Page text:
Rick Bowmer, AP
President Thomas S. Monson, center, and his two counselors, Henry B. Eyring, left, and Dieter F. Uchtdorf, right, talk during the 183rd Annual General Conference of The Church of Jesus Christ of Latter-day Saints Saturday, April 6, 2013, in Salt Lake City. Saturday, April 6, 2013, in Salt Lake City. The Mormon church is planning to build two new temples in Rio de Janeiro and Cedar City, Utah. The faith's president, Thomas S. Monson, announced the new temples on Saturday during the 183rd semi-annual general conference of The Church of Jesus Christ of Latter-day Saints. More than 100,000 members of the church have gathered in Salt Lake City to hear words of inspiration and guidance for daily living from the faith's senior leaders. (AP Photo/Rick Bowmer)
Men sometimes identify themselves by titles, observed President Dieter F. Uchtdorf, who then went on his priesthood session address to suggest four titles he believes apply to all priesthood holders in the Church.
"One title that defines all of us in the most fundamental way is 'son of Heavenly Father,' said President Uchtdorf, second counselor in the First Presidency. "No matter what else we are or do in life, we must never forget that we are God's literal spirit children. We were His children before we came to this world, and we will be His children forevermore. This basic truth changes the way we look at ourselves, our brothers and sisters, and life itself."
Knowing that, yet coming up short sometimes, can be discouraging, he acknowledged. "The adversary likes to take advantage of these feelings. Satan would rather that you define yourself by your sins instead of your divine potential. Don't listen to him."
Drawing an analogy of fathers encouraging their toddlers to learn to walk, President Uchtdorf said, "Compared to the perfection of God, we mortals are scarcely more than awkward, faltering toddlers. But our loving Heavenly Father wants us to become more like Him, and, dear brethren, that should be our be our eternal goal too. God understands that we get there not in an instant but by taking one step at a time."
He expressed his belief in a loving and caring Heavenly Father "who rejoices in our every effort to stand tall and walk toward Him. Even when we stumble, He urges us not to be discouraged — never to give up or flee our allotted field of service — but to take courage, find our faith and keep trying.
"Our Father in Heaven mentors His children and often sends unseen heavenly help to those who desire to follow the Savior."
From that concept he segued into the next title that priesthood holders have in common: disciple of Jesus Christ.
"Although we recognize that none of us are perfect, we do not use that fact as an excuse to lower our expectations, to live beneath our privileges, to delay the day of our repentance, or to refuse to grow into better, more perfect, more refined followers of our Master," he said.
The Church is built not for perfect men and women but "for people exactly like you and me," President Uchtdorf said. "And it is built upon the rock of our Redeemer, the Lord Jesus Christ, through whose Atonement we can be cleansed and become 'fellowcitizens ... of the household of God.'"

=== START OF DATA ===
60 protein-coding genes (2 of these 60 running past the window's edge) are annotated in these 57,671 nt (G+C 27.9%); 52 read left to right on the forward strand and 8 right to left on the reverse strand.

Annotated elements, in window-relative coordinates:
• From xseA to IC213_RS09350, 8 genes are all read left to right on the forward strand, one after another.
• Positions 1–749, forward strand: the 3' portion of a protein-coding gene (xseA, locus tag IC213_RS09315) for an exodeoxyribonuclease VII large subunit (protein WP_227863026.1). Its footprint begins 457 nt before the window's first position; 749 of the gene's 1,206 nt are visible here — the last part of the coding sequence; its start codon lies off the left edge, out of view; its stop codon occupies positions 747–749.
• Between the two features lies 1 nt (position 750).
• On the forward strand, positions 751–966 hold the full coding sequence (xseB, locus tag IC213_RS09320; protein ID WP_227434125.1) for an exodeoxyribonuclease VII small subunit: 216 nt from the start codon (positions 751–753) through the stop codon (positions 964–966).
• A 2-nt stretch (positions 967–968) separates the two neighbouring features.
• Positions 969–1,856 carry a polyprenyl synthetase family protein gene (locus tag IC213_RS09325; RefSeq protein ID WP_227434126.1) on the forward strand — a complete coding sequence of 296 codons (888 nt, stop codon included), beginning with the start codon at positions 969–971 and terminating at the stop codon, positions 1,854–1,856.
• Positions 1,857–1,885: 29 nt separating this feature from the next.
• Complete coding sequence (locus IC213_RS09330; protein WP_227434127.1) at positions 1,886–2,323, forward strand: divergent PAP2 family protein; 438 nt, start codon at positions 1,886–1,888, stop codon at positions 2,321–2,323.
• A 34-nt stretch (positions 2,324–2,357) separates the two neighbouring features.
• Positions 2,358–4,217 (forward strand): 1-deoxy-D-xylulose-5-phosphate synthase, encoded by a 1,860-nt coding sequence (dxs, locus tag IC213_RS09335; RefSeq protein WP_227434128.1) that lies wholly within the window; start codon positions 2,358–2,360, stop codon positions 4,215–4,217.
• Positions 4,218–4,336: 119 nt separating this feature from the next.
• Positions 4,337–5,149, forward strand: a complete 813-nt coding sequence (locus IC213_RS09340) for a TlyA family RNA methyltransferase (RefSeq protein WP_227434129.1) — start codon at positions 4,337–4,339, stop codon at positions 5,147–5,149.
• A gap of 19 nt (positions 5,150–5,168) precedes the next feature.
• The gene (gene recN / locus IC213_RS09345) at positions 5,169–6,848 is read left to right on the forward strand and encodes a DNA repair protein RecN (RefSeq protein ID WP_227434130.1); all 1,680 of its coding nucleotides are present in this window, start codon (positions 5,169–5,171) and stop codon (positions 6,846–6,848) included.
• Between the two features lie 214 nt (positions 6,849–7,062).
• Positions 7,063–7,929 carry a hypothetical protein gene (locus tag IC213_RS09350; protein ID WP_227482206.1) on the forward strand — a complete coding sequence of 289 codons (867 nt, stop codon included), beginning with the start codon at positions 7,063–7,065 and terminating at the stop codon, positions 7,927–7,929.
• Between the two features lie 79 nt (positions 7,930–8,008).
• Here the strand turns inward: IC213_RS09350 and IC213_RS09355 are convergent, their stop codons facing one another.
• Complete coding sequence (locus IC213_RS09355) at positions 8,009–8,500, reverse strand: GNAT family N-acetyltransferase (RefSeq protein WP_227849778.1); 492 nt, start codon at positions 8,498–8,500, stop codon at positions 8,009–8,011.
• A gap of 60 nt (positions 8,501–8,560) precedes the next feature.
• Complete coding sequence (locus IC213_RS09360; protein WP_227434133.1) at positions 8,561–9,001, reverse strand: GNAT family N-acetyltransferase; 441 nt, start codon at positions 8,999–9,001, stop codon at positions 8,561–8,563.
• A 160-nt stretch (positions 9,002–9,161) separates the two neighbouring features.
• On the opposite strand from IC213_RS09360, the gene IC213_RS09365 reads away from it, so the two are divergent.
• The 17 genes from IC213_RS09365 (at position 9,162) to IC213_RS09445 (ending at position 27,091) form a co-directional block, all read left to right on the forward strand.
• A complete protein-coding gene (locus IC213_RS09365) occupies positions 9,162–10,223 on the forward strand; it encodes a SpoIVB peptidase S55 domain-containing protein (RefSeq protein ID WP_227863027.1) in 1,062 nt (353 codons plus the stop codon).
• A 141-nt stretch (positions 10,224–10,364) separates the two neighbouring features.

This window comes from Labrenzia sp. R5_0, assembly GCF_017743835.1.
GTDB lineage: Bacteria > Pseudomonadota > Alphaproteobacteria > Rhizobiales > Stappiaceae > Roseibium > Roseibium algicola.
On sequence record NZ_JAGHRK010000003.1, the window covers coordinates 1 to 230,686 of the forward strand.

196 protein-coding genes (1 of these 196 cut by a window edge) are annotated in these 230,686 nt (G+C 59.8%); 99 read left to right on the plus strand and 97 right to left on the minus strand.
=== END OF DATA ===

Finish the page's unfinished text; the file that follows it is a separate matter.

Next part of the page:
But, he added, while the Atonement is meant to help all become more like Christ, "it is not meant to make us all the same. Sometimes we confuse differences in personality with sin. We can even make the mistake of thinking that because someone is different from us, it must mean they are not pleasing to God. This line of thinking leads some to believe that the Church wants to create every single member from a single mold — that each one should look, feel, think and behave like every other. This would contradict the genius of God, who created every man different from his brother, every son different from his father."
It would also contradict the intent and purpose of the Church, which acknowledges and protects the moral agency of each of God's children, President Uchtdorf added. "As disciples of Jesus Christ, we are united in our testimony of the restored gospel and our commitment to keep God's commandments. But we are diverse in our cultural, social and political preferences."
The Church thrives when members take advantage of this diversity and encourage each other to develop and use talents to strengthen one another, he said.
"If we truly follow our Lord Jesus Christ, we must embrace a third title: healer of souls," President Uchtdorf remarked.
"It is our job to build up, repair, strengthen, uplift and make whole," he said. "Our assignment is to follow the Lord's example and reach out to those who suffer."
Priesthood holders are healers as home teachers, priesthood leaders, fathers, sons, brothers and husbands, he said. "We carry in one hand a vial of consecrated oil for blessing the sick; in the other we carry a loaf of bread to feed the hungry; and in our hearts, we carry the peaceable word of God, 'which healeth the wounded soul.'"
President Uchtdorf said the fourth title priesthood holders share returns them to the first title in his list. "As sons of our Heavenly Father, we are heirs to all that He has."
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Considering that priesthood holders are joint-heirs with Christ, "does it make any sense that many of us spend so much of our valuable time, thoughts, means and energies in pursuit of prestige or wealth or to be entertained by the newest and coolest electronic gadgets? ... How can we not willingly and joyfully engage in serving the Lord and fellowmen and living up to our responsibilities in the priesthood of God?"
President Uchtdorf expressed sorrow that any priesthood holder might feel he is not needed or that he is overlooked or unwanted.
"Certainly you are not overlooked or unwanted by your Heavenly Father. And I tell you with certainty that you are needed by your Church," he said.